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Indian HRC stays lofty amid increasing buyer resistance

Wednesday, 21 October 2020

Spot prices of hot-rolled coil in India’s domestic market held steady at a 19-week high on Oct. 21, as steelmakers kept offer levels high amid an impasse with most buyers, who said they have not been able to pass on higher prices downstream.

S&P Global Platts assessed IS2062, 2.5-10 mm thick HRC, delivered to Mumbai at Rupees 42,500/mt ($577/mt), unchanged on the week. The assessment excludes GST of 18%.

Deals continued to be at the level of Rupees 42,000-42,500/mt for 4-10 mm thick material, with plate sold at Rupees 39,500/mt delivered to Mumbai, a distributor said.

A number of mills have lifted their offers to Rupees 43,000/mt, although these were subject to some discounts, depending on the customer. “They’re not doing price negotiations and not giving cargoes,” said a distributor in northern India.

Market participants expected steelmakers to continue to raise prices in November, although they said this would depend on sales of finished goods during the current festive season in the country, and in November, when the major Diwali festival traditionally gives a boost to consumption.

“Domestic demand was crippled over the last three to four months, and from August onwards people started buying, so the auto sector’s getting back to production,” a Mumbai-based distributor said. “The sales during the festive seasons -- everything will depend on this. Otherwise, there will be a big fall [in prices].”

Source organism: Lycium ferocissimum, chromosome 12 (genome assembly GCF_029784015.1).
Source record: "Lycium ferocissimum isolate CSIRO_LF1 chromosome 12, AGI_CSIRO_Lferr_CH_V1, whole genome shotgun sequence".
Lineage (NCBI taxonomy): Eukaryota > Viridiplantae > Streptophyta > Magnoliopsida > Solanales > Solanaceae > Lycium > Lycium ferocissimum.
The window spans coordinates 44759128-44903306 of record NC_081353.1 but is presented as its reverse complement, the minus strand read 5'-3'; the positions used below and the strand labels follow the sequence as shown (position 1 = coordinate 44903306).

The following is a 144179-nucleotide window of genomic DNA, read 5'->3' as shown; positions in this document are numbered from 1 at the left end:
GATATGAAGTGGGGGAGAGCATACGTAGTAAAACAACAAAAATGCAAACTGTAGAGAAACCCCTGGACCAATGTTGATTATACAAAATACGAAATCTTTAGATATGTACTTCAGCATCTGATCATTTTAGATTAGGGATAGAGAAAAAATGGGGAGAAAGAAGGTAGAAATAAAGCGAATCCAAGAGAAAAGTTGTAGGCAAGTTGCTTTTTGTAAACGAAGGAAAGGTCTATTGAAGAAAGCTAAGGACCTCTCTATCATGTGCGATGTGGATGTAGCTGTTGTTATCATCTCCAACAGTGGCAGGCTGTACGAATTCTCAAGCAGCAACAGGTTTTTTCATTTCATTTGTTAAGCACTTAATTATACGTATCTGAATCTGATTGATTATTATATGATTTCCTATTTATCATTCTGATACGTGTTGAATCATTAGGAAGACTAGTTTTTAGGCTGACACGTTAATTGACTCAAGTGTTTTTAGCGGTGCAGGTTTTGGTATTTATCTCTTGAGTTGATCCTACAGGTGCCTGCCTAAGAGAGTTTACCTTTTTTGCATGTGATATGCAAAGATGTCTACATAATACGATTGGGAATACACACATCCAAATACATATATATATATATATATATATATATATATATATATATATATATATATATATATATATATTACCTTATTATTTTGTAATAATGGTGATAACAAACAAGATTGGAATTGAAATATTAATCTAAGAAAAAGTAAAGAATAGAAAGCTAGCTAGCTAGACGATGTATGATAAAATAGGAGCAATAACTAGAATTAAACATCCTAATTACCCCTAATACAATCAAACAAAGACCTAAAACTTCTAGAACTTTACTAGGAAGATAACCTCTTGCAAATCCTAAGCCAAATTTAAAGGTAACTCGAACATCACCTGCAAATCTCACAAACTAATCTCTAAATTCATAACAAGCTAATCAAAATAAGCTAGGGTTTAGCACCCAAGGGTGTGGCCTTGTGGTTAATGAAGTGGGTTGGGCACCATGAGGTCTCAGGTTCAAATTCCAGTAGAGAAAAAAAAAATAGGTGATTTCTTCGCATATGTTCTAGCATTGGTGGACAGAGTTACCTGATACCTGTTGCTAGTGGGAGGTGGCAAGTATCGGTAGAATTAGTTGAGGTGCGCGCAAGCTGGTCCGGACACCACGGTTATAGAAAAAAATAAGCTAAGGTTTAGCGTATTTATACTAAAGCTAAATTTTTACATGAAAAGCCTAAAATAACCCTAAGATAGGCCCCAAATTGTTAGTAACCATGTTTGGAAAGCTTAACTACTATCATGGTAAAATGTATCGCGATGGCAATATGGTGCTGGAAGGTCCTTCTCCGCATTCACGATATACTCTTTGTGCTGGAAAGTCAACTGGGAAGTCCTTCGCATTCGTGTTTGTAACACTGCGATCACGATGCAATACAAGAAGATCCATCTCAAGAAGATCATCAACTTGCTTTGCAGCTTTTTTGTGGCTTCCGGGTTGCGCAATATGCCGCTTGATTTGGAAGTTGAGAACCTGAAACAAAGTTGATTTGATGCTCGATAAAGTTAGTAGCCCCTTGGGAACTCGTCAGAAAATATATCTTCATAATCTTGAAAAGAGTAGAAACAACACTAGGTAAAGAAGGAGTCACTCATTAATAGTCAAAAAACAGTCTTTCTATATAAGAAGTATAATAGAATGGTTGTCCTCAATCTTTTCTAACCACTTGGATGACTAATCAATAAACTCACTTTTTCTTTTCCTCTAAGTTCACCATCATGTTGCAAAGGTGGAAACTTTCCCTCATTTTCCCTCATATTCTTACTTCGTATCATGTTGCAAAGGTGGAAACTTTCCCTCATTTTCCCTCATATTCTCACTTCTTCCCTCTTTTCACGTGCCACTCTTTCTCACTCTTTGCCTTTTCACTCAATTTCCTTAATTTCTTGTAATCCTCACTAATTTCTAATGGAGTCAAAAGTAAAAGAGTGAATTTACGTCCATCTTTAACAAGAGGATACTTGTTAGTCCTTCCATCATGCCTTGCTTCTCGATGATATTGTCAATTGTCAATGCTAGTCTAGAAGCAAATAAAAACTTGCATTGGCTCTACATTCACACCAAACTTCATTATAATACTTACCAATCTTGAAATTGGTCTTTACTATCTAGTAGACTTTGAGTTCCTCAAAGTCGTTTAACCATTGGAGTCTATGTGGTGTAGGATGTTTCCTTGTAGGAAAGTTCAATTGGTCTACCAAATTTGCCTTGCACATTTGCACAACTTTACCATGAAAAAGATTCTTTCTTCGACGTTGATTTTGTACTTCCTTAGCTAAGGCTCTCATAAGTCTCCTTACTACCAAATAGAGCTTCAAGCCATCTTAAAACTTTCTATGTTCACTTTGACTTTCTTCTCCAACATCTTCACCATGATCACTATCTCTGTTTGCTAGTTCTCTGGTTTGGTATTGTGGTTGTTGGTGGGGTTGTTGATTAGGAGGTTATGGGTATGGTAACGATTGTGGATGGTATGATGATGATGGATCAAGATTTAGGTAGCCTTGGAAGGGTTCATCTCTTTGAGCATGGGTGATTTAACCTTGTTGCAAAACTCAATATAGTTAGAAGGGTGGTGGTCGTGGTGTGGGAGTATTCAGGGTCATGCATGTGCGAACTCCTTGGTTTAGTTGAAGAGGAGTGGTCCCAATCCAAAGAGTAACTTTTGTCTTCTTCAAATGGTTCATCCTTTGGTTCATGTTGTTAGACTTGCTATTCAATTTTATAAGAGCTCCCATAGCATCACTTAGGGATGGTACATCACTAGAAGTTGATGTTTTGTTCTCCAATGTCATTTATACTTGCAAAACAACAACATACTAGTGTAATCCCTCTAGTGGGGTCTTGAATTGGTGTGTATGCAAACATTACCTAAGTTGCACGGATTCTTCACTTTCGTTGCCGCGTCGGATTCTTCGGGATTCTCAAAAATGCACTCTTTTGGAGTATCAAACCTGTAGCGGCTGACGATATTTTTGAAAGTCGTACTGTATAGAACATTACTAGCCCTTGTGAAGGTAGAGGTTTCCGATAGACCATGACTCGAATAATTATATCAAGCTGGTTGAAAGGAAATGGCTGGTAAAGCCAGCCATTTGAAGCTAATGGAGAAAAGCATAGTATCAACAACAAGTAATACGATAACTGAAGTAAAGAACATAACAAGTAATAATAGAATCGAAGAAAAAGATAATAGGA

Others noted that the stance of Indian mills would depend on the situation in international markets, and that if there were to be a price correction in the coming weeks, then the mills would be more amenable to lowering offers.

“We’re just waiting for that,” the northern Indian distributor said. “Once the international market slows down then we feel that the mills will negotiate with us.”

Given the run-up in domestic prices, the prospects of imports have not become much more viable because of a lack of options and high prices.

Japan’s Nippon Steel is no longer exporting to India following its venture with ArcelorMittal, and material from South Korea’s Hyundai Steel therefore seemed the remaining viable option.

While a shipment of South Korean coil is scheduled to arrive in India in December, buyers expected it to be sold at market prices rather than at the likely lower level at which it was sold, when prices dipped in September.

Separately, a number of deals were reported done for coated sheet from Vietnam’s Hoa Sen Group, although they were not expected to impact the Indian market due to limited volumes.

-- Keith Tan

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